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premium_steve 65 ( +1 | -1 )
Slumps i seem to be playing... umm... not so well lately. i don't know why, but i'm making a lot more mistakes than usual - both big and small. my positions are worse in a lot of my games, but i don't seem to playing differently than normal.

do you guys try new things if you fall into slumps? maybe you are tempted to play a more aggressive or more positional game than usual?
also, do you find slumps discouraging? maybe you stop playing for a while or something like that...
this is a new thing for me, since i'm usually a top-notch chess genius! just kidding of course ;)... i stink worse than a pooped-on, dead skunk in an abandoned cheese factory.
darth 64 ( +1 | -1 )
I slump I know what you mean, from 16 June to the 23rd of June I lost 12 out of 14 games!!!!
Some I became so disalusioned by I resigned.
It really broke my stride, even now I am all over the place with my games. I can't seem to get back to a pattern of play.
I've tried new things but I end up being destroyed or just moving the pieces about without any sort of reason, just looking for a chance.
I do find slumps discouraging, I was 1342 now I've fighting to stay in the 1280's but more than once I have slipped back to 1270's.

Can't say as I know what it is, mood, tired, lost interest, I have now idea. I just hope it passes.
furryfunbundle 69 ( +1 | -1 )
slumps are good ... they wake you up and things can only get better.

My advice, play over the games you have lost and look at the key moves that you think "turned" the game.

Were you tired?

Did you move more quickly than normal?

Are you playing a sharp line and have lost touch with latest theory.

Whatever, look at the games objectively and see what you can learn. Look at "other" candidate moves you night have played in hindsight to hld/impove the position and then look at why you didn't consider them previously.

After that (I find) a bottle of paracetemol swilled down with a bottle of whisky and a couple of curry's works a treat :-)
darth 30 ( +1 | -1 )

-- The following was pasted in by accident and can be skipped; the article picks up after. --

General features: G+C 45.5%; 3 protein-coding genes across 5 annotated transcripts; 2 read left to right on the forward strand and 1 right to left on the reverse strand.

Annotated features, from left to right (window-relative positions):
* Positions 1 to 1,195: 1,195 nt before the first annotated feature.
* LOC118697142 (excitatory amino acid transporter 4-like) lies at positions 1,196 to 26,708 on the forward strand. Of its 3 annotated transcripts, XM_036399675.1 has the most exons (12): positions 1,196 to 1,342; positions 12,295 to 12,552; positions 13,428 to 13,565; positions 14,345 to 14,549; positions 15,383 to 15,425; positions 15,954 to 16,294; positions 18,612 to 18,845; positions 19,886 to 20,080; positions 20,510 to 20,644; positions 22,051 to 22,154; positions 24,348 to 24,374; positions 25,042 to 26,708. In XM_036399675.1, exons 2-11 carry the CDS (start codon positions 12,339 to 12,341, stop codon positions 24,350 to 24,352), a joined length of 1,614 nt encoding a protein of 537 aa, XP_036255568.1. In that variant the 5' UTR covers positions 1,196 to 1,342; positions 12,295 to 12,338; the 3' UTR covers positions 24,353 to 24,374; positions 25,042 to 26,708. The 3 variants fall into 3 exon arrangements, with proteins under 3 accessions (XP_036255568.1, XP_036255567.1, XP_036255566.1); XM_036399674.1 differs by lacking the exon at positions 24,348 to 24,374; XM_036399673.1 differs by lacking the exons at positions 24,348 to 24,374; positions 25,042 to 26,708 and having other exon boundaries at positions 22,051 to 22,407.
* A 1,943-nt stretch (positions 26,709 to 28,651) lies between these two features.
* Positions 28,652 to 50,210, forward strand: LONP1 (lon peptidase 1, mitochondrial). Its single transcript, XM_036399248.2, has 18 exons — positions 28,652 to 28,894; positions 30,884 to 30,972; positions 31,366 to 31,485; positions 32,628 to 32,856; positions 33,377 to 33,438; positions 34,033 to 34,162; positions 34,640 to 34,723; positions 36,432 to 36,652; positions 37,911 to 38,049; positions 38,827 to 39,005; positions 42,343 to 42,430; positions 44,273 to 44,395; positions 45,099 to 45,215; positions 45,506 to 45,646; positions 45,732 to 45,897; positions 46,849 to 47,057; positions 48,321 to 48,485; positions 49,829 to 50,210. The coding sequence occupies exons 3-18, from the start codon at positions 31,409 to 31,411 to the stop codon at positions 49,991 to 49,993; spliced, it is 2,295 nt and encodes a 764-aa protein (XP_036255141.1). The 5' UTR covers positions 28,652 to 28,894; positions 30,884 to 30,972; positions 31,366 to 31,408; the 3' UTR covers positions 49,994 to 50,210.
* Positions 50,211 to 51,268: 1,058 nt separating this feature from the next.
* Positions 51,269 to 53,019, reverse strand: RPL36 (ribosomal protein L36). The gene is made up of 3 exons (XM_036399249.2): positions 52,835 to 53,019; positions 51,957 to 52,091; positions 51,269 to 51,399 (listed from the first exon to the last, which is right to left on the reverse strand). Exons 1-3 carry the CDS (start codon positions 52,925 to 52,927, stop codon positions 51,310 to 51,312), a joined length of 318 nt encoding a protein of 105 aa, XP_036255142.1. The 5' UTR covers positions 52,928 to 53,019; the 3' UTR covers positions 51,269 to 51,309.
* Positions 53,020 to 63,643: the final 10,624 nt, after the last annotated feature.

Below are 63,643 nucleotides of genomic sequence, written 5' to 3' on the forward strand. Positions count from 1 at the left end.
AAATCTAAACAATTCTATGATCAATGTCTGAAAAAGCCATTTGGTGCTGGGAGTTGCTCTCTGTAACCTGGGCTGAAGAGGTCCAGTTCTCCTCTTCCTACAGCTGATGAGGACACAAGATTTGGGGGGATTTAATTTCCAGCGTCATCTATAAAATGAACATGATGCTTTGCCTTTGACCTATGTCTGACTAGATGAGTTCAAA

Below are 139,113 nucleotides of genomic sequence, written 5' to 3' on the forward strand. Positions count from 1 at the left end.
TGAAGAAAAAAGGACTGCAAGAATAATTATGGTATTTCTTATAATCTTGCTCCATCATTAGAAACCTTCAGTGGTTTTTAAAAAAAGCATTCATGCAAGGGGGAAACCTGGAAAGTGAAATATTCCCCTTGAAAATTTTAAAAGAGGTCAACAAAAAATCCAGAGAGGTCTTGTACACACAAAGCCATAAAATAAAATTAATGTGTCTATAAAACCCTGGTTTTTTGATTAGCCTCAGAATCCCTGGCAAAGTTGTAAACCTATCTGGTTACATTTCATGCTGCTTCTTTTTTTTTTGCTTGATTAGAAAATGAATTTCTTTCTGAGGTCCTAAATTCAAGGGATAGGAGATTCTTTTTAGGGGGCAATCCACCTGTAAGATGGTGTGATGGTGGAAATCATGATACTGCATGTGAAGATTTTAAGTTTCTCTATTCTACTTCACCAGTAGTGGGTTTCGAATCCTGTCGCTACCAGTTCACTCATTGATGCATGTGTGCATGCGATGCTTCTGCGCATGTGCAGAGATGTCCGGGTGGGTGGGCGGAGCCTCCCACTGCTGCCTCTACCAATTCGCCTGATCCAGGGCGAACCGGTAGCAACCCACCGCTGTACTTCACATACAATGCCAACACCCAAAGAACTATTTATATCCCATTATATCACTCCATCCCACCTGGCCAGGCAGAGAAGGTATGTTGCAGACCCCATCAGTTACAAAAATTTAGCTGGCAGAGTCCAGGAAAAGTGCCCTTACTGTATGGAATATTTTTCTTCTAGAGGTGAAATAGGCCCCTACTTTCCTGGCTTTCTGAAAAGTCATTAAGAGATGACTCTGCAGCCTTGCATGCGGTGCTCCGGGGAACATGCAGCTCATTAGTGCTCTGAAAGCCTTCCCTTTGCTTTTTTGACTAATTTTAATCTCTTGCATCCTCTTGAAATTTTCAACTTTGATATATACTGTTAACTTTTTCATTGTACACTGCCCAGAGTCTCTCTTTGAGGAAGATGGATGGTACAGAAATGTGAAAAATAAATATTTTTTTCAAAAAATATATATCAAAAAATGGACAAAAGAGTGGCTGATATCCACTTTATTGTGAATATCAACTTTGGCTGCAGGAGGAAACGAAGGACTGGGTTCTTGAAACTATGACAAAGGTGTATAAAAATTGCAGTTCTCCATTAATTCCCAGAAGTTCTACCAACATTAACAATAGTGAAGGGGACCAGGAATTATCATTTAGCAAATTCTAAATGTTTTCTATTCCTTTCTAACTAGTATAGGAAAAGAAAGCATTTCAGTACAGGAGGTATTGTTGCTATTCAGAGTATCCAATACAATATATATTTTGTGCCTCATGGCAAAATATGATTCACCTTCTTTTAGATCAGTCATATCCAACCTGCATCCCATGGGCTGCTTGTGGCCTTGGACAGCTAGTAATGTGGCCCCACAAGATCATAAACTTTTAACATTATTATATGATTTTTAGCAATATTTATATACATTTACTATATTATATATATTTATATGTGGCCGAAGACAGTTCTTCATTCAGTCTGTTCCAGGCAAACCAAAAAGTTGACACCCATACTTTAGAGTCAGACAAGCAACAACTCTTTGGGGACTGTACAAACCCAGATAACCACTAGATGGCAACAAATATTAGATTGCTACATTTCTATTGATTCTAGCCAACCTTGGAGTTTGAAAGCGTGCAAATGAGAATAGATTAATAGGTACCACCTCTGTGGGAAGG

furryfunbundle I think you are right, when I have checked back most, if not all, of these factors did play some part in losses.

I often look at past games and think " if only I had done that " .

I am with you, except for the paracetemol, but only one curry, I don't want to live in the toilet for a few days :)
myway316 41 ( +1 | -1 )
I know what you are going thru, Steve. I just went thru a phase where I was losing games to almost everybody,in every way imaginable. I think there are 2 ways to deal with a slump:either take a break for a spell(how long is up to you),or try to play your way out of the bad patch,as I just did. But I'm planning to take a lengthy break for most of the remainder of the year,as I'm thinking about re-entering the OTB tournament snake-pit next year.
drgandalf 83 ( +1 | -1 )
My remedy is to Play fewer games; analyse past games; use a chessboard, set up the ieces from a GK game, and really calculate well, perhaps over a few days. These will help you enjoy chess more, and that enjoyment will probably spill over to better chess.

You should be studying one appropriate chess book bimonthly. That will help you focus on better play.

Many times a player will shoot up in rating points, too far to be sustainable. A natural pull back to half the gain is normal and healthy long term.

Most importantly, view chess as mistress. You must charm her and seduce her. Stay persistent in your wooing. She will respond favorably, if you play with her. No mistress replies to someone who gets discouraged. Best.

Dr. Gandalf